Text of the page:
“25The baptism of John, whence was it? from heaven, or of men? And they reasoned with themselves, saying, If we shall say, From heaven; he will say unto us, Why did ye not then believe him? 26But if we shall say, Of men; we fear the people; for all hold John as a prophet. 27And they answered Jesus, and said, We cannot tell. And he said unto them, Neither tell I you by what authority I do these things. 28 But what think ye? A certain man had two sons; and he came to the first, and said, Son, go work to day in my vineyard. 29He answered and said, I will not: but afterward he repented, and went. 30 And he came to the second, and said likewise. And he answered and said, I go, sir: and went not. 31Whether of them twain did the will of his father? They say unto him, The first. Jesus saith unto them, Verily I say unto you, That the publicans and the harlots go into the kingdom of God before you. 32For John came unto you in the way of righteousness, and ye believed him not: but the publicans and the harlots believed him: and ye, when ye had seen it, repented not afterward, that ye might believe him.” (Matthew 21:25-32)
Jesus enters the Temple in Jerusalem and argues with the head Pharisee priests, who question his authority to preach. These same priests had also refused to publicly acknowledge John the Baptist, because even though they did believe he was an emissary of God, they feared that their recognition of him would ultimately weaken their position. The priests’ only consideration is preserving their own power and avoiding unrest inside the Temple. Jesus tells them the parable of a son who refuses to follow his father’s requests, but later reconsiders and does his bidding. Analogously, those simple people in the margins of society who repent and follow Jesus will be the first to enter the Kingdom of Heaven—because they are willing to correct their ways and learn from the past, they will be the first to see the light. Conversely, those people who live a life of hypocrisy and care only about wealth and status instead of true spiritual work and charity—will only see darkness.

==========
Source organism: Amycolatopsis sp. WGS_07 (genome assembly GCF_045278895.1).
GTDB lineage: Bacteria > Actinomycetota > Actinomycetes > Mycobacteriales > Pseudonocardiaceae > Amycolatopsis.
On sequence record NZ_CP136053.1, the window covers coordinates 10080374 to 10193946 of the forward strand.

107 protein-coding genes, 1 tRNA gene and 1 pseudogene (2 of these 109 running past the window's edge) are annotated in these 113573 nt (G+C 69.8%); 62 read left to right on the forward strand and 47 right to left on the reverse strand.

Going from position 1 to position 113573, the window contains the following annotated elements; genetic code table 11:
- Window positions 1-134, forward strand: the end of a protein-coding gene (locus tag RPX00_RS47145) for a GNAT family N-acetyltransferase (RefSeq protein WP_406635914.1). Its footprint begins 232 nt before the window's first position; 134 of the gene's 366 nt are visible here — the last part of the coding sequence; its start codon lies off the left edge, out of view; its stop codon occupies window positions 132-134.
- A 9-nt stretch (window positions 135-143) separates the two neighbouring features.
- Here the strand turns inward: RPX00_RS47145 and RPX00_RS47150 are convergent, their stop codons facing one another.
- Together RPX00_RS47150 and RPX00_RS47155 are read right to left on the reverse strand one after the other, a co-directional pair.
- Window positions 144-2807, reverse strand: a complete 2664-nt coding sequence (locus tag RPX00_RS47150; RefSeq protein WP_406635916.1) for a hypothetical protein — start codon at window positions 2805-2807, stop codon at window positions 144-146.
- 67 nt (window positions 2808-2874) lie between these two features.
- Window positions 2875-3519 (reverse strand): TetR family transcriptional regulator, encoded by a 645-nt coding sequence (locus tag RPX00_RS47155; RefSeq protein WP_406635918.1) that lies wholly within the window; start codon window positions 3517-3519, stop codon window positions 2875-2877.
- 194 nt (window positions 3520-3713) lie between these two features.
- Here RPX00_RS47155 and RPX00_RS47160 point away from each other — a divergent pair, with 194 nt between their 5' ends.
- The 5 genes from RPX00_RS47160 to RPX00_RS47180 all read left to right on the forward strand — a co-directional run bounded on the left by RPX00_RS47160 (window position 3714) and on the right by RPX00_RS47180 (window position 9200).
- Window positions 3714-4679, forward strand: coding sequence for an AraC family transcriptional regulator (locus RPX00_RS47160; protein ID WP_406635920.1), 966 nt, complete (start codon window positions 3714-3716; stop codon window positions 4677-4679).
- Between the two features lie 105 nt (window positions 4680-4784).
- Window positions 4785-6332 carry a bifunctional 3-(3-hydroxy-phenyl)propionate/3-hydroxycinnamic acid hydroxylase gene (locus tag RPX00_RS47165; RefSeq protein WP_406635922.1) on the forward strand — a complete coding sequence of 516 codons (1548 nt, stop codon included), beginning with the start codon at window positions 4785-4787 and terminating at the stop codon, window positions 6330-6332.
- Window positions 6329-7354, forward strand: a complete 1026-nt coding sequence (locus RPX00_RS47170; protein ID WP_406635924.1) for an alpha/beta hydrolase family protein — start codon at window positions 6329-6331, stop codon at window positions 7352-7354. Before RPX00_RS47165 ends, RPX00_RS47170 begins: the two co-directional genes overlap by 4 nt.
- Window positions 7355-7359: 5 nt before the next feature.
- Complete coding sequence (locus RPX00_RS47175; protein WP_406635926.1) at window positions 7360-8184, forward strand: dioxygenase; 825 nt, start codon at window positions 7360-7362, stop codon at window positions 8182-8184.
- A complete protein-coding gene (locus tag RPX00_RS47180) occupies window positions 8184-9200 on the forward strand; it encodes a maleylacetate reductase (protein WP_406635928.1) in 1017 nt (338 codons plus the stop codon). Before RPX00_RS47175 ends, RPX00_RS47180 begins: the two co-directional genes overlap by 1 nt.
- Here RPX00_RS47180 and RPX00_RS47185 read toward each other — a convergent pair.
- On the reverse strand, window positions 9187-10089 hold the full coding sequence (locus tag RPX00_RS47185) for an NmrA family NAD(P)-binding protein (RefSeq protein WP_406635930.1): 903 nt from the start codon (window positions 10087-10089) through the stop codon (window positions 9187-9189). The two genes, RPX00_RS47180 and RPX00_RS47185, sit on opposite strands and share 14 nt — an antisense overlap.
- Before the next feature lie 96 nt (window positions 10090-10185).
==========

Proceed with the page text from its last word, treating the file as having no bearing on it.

When we treat others as we ourselves wish to be treated, fairness prevails.